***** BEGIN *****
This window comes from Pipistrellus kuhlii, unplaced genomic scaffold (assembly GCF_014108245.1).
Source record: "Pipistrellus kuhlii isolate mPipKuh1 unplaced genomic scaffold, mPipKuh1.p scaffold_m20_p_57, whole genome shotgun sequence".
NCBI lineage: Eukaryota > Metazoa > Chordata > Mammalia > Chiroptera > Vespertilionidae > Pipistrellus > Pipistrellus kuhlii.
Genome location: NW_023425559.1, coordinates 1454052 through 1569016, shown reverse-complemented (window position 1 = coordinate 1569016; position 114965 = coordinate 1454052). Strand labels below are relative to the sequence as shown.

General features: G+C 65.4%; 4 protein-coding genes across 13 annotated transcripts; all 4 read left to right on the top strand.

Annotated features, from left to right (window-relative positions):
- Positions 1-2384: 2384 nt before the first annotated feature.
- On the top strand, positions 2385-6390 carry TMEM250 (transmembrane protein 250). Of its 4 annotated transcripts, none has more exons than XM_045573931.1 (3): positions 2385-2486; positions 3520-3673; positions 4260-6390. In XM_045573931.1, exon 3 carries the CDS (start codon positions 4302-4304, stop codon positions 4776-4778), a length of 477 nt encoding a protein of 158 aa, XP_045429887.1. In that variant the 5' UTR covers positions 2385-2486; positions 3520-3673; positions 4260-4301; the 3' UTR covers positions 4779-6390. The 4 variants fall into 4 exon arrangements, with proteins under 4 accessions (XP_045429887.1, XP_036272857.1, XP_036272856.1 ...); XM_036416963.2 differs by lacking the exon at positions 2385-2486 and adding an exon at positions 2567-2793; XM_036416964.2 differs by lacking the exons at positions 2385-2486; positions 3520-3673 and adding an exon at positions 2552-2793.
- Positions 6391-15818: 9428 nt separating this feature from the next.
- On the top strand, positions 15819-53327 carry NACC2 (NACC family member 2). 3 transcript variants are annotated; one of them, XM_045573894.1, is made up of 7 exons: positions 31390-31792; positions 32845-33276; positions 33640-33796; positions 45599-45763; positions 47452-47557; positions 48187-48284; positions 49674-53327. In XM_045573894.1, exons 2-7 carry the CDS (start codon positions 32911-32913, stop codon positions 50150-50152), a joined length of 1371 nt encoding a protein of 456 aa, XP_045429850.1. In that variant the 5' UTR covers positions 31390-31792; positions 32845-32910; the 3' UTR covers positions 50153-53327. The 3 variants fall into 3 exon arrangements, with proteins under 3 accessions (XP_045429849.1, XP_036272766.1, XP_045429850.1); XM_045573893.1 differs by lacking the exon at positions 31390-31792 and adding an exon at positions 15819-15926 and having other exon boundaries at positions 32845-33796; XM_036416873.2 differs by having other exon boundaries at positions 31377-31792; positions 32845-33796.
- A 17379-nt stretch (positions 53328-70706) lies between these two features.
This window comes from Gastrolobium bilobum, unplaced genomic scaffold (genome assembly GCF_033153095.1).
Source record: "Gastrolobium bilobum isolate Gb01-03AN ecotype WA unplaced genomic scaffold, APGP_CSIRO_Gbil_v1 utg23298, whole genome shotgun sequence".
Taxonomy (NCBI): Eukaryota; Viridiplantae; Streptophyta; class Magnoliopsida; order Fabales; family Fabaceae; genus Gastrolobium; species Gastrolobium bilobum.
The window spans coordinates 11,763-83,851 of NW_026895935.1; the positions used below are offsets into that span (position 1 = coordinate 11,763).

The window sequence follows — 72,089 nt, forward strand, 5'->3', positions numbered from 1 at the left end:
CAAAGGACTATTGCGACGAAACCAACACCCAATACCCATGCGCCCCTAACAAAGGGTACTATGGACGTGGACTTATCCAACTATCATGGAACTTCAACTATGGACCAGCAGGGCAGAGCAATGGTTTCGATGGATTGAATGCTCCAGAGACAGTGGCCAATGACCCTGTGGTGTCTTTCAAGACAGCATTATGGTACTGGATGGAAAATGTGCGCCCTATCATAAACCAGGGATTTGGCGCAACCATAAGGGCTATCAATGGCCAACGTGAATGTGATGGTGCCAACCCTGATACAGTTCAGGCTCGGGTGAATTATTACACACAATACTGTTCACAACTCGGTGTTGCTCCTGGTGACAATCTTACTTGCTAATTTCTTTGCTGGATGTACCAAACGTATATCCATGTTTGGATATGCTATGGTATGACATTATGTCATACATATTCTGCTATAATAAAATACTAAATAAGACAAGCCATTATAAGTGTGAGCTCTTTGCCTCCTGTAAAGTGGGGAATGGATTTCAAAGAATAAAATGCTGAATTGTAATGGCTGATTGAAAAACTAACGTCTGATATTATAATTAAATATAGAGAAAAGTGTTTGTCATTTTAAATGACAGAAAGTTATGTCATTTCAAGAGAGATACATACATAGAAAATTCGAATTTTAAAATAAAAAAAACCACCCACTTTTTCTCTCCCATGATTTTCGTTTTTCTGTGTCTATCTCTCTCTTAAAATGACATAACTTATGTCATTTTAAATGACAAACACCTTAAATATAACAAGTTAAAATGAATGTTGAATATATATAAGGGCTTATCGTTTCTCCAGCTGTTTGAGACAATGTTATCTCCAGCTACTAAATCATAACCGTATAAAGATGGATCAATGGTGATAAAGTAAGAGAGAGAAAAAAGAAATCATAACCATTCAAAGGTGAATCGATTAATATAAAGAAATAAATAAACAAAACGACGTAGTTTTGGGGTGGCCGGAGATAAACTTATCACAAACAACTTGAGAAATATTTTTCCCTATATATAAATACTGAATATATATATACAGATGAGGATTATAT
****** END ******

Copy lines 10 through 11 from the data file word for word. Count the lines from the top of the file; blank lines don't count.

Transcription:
- On the top strand, positions 15819-53327 carry NACC2 (NACC family member 2). 3 transcript variants are annotated; one of them, XM_045573894.1, is made up of 7 exons: positions 31390-31792; positions 32845-33276; positions 33640-33796; positions 45599-45763; positions 47452-47557; positions 48187-48284; positions 49674-53327. In XM_045573894.1, exons 2-7 carry the CDS (start codon positions 32911-32913, stop codon positions 50150-50152), a joined length of 1371 nt encoding a protein of 456 aa, XP_045429850.1. In that variant the 5' UTR covers positions 31390-31792; positions 32845-32910; the 3' UTR covers positions 50153-53327. The 3 variants fall into 3 exon arrangements, with proteins under 3 accessions (XP_045429849.1, XP_036272766.1, XP_045429850.1); XM_045573893.1 differs by lacking the exon at positions 31390-31792 and adding an exon at positions 15819-15926 and having other exon boundaries at positions 32845-33796; XM_036416873.2 differs by having other exon boundaries at positions 31377-31792; positions 32845-33796.
- A 17379-nt stretch (positions 53328-70706) lies between these two features.